It was a lovely summer, its beauty heightened in my memory because in another two years summer vacation came to mean only working seven days a week as a dishwasher to pay for college. But for the moment, within 15 minutes of slipping out the back door, I could be in the fields south of town, heading for the rolling hills. After walking for what felt like hours, I would throw myself on the ground and gaze with mindless pleasure into the endless sky, watching the drifting clouds. It then seemed as if such joy might last forever. I have done nothing like it in more than 30 years. There is nothing profound in this, but having known paradise and lost it lies at the root of nostalgia.
Even then, small-town life was lived amid the rumor of great events. Those things happened elsewhere. They were things seen on television or read in the newspapers (we also subscribed to Life all through my childhood until it collapsed in the early 70s, a victim of the same changing markets that slew the old Saturday Evening Post and Look). Besides, nearly two centuries had passed since the times recounted in Walter Edmonds' novel Drums Along the Mohawk. Even a 12-year-old knew enough to mistrust greatness: the Mohawk Valley had known such things during the French and Indian Wars and the Revolution, and behind the glory captured in the elegant portraits of great men and the battle paintings of Reynolds and Trumbull were blood and rape and fire and death.
Back in the year of the summer of love, Americans still celebrated their civil holidays on their traditional days, such as May 30 for Memorial Day and Feb. 22 for Washington's birthday. They hadn't been degraded to rationalizations for three-day weekends, yet another heritage of the Age of Nixon, when businesses persuaded Congress to have nearly all of them observed on the closest Monday. Thus, Martin Luther King Jr. died that we might have white sales. The consequence was the destruction of several once-important secular civil ceremonies, events largely observed in community, in favor of meaningless days at the beach. The notion of business as conservative is wholly wrong-headed: no civil institution, however venerable, stands in the way of making money.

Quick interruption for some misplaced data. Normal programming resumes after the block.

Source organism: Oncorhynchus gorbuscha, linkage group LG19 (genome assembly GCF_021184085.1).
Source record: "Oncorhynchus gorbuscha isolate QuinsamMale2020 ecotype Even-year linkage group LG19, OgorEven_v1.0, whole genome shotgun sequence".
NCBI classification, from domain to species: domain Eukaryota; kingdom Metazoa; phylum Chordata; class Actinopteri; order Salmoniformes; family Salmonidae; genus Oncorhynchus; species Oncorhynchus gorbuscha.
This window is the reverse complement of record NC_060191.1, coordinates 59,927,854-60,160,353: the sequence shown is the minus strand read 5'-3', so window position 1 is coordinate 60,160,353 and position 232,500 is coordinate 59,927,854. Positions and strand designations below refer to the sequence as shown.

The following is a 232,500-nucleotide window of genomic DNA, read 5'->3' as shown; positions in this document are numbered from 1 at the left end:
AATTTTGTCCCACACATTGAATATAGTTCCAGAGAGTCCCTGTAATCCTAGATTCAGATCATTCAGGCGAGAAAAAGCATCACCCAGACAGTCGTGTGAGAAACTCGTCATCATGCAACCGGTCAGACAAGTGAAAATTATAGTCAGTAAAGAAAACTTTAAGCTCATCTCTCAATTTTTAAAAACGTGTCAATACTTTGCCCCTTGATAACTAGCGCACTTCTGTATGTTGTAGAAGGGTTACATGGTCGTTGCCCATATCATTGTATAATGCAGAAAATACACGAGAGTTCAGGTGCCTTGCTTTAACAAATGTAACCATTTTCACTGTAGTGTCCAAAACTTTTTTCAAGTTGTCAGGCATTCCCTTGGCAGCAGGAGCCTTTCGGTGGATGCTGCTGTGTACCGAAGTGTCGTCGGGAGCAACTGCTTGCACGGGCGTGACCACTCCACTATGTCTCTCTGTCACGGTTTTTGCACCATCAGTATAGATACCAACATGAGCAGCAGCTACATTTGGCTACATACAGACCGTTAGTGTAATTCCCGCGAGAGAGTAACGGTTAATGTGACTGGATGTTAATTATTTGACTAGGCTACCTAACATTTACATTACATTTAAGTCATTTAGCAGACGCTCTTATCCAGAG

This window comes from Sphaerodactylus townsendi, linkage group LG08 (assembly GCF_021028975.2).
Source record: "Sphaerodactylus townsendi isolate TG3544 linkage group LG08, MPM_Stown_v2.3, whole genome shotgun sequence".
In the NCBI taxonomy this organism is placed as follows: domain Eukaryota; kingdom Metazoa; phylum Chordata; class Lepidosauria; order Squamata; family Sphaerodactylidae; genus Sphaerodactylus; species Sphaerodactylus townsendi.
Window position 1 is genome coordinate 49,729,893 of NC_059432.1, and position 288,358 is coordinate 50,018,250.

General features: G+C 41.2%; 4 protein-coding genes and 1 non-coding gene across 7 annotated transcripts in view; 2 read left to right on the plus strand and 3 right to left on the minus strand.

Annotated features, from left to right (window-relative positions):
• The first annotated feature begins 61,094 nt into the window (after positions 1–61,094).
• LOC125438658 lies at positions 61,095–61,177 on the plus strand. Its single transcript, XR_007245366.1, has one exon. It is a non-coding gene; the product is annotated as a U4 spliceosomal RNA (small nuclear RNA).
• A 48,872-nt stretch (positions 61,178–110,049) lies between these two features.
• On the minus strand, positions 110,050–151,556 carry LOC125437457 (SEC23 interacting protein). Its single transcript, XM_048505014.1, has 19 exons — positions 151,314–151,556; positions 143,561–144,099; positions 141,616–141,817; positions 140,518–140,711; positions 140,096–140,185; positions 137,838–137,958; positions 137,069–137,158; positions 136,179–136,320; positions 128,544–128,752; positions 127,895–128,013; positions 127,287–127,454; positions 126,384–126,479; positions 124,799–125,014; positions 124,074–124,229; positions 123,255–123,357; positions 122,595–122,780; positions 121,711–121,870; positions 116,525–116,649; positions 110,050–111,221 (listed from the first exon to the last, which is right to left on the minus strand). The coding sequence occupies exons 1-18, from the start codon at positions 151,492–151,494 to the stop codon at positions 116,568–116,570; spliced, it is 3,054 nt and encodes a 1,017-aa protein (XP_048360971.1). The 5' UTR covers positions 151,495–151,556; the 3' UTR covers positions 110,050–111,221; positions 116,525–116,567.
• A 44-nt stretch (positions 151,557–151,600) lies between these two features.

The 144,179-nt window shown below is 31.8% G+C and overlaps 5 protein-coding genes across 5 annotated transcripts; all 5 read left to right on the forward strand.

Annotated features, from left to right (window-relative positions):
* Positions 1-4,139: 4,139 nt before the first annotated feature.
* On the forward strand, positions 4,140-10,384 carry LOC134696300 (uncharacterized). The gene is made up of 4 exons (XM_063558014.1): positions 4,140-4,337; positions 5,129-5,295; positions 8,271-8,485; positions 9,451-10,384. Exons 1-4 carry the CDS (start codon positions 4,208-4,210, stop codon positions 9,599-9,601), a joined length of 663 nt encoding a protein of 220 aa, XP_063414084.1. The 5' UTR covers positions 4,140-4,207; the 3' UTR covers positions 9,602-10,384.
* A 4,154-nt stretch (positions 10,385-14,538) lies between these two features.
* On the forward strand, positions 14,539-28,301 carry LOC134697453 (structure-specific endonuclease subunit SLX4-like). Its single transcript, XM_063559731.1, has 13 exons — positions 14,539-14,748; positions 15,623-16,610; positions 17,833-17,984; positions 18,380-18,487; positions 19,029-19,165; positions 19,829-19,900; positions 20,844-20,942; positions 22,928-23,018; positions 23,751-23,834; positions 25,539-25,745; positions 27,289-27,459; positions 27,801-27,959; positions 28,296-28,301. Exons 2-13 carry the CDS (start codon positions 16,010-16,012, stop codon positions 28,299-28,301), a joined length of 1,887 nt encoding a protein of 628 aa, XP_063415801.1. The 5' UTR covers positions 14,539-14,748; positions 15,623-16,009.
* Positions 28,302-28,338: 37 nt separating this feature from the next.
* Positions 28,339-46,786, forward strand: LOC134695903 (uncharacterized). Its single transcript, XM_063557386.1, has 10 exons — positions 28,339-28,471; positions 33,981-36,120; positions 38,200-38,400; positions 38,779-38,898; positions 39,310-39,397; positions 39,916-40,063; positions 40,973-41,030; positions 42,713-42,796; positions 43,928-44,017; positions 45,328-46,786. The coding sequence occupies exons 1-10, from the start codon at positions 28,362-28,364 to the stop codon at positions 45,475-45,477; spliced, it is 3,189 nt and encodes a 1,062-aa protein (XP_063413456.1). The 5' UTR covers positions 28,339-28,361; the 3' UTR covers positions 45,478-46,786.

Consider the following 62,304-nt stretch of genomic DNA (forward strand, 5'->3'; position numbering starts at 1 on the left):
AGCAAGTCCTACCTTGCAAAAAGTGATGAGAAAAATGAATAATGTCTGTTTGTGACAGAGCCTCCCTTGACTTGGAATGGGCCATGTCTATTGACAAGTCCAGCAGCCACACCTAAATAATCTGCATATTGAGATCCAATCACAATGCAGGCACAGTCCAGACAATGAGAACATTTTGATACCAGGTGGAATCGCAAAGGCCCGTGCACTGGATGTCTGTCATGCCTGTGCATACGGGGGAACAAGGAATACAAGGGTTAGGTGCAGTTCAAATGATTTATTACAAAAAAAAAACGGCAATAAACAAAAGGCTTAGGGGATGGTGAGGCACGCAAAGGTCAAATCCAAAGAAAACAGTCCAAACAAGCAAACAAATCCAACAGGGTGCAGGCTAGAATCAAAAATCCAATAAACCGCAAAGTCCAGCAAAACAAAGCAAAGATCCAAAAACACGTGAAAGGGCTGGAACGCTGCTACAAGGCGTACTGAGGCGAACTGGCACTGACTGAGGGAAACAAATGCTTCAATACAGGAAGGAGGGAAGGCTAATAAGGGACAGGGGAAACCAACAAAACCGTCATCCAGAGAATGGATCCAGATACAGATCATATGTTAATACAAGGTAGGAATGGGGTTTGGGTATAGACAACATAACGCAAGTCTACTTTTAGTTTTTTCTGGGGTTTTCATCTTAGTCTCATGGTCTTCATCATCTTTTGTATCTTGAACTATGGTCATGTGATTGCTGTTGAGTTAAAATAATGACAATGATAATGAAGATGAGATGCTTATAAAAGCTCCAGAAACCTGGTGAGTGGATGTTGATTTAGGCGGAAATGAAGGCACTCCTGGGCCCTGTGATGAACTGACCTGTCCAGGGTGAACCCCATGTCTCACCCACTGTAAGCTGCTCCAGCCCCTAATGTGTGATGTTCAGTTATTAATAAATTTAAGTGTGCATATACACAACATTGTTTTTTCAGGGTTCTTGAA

But I am being cranky, instead of writing of love. I remember Memorial Day 1967. The holiday was just over a century old then. Decoration Day was first observed in 1866, when Mrs. John A. Logan, the wife of a Union general, campaigned to have the widows of the Union dead decorate the graves of their fallen on May 30. Over time, Decoration Day became Memorial Day, on which the graves of all men and women who had taken up arms in their country's cause were marked with flags. So the parade marched past our house to the cemetery, with the high school band and the color guards from the American Legion, the Veterans of Foreign Wars and the aging doughboys who called themselves the Forty and Eight (after the French railway boxcars that had carried them to the front in 1918, with a capacity of 40 men or eight horses). At the rear was the ancient American LaFrance pumper of the local volunteer fire company (Mohawk did not yet need professional firefighters: many volunteer firemen worked near their homes and a blast on the siren brought them running). At the cemetery, the band played "The Star-Spangled Banner," the village mayor orated, the distant bugler sounded "Taps," and the firing party loosed three blank rounds into the sudden silence.
We moved away the next year. I have never gone back.